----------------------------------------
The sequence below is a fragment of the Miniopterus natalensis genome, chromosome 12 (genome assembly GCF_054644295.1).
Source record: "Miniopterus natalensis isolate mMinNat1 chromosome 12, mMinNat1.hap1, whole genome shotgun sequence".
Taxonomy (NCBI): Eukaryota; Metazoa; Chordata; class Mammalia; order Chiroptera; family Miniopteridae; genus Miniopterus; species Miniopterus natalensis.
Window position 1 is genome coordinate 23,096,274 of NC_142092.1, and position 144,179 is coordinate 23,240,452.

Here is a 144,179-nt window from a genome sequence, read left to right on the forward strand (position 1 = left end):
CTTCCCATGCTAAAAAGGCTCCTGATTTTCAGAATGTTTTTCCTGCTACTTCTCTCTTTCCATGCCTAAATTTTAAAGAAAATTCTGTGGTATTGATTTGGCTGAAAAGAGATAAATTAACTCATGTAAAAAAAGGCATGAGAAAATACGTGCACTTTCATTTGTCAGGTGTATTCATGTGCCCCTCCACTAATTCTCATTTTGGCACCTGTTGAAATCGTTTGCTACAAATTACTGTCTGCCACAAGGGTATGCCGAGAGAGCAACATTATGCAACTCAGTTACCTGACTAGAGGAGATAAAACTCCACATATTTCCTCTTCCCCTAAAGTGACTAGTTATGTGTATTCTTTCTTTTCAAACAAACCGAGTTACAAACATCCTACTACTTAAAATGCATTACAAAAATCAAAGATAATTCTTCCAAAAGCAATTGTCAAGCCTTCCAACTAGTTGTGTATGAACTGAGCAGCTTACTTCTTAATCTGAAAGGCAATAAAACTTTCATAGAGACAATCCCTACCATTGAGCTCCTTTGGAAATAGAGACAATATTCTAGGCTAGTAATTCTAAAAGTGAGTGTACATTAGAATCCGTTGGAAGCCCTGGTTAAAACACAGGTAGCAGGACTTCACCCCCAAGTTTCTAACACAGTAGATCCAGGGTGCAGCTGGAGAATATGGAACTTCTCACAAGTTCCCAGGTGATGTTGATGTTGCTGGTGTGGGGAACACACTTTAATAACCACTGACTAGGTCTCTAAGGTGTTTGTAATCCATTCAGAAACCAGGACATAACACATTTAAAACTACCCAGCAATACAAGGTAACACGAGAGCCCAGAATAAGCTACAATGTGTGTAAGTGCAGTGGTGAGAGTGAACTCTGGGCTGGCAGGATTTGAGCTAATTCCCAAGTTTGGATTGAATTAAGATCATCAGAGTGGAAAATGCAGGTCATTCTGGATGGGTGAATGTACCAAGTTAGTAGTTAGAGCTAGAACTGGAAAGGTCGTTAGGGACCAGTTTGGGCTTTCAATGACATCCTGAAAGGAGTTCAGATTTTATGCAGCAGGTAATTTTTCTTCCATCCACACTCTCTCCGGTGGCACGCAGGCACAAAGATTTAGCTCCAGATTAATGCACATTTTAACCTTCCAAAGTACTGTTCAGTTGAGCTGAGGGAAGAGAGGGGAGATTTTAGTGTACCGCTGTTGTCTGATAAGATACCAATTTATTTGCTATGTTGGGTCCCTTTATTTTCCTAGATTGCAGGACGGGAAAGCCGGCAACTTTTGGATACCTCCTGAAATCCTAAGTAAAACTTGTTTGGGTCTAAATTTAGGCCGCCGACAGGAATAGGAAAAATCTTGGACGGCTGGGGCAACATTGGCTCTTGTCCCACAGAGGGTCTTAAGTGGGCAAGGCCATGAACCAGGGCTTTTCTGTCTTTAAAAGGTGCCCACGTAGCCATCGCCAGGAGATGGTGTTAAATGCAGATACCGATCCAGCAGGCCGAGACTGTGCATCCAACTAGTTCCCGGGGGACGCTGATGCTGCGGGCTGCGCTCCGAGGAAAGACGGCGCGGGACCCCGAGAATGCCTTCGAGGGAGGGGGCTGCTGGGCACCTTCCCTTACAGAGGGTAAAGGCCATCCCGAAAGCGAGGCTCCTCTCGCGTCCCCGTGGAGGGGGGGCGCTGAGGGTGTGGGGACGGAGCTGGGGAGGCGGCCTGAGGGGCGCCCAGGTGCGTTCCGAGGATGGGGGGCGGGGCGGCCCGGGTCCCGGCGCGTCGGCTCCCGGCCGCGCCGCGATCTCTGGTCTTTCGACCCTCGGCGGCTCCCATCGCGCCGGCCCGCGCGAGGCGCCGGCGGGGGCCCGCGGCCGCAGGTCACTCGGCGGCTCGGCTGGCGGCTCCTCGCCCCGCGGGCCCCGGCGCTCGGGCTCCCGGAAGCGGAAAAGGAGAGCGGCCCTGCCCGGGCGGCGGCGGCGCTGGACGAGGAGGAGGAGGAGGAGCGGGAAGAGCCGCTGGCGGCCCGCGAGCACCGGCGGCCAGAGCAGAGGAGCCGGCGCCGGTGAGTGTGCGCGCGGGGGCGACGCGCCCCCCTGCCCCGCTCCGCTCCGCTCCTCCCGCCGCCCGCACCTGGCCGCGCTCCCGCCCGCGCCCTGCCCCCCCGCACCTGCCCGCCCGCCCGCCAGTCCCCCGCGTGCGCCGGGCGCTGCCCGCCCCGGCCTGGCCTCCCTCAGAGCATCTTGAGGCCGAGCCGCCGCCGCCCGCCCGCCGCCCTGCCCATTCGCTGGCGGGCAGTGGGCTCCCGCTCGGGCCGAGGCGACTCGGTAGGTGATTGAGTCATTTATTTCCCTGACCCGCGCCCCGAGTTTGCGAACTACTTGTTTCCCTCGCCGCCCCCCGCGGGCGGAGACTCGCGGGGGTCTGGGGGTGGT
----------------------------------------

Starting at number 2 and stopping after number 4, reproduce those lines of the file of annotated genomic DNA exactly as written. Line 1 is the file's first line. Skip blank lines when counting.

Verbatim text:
Source record: "Miniopterus natalensis isolate mMinNat1 chromosome 12, mMinNat1.hap1, whole genome shotgun sequence".
Taxonomy (NCBI): Eukaryota; Metazoa; Chordata; class Mammalia; order Chiroptera; family Miniopteridae; genus Miniopterus; species Miniopterus natalensis.
Window position 1 is genome coordinate 23,096,274 of NC_142092.1, and position 144,179 is coordinate 23,240,452.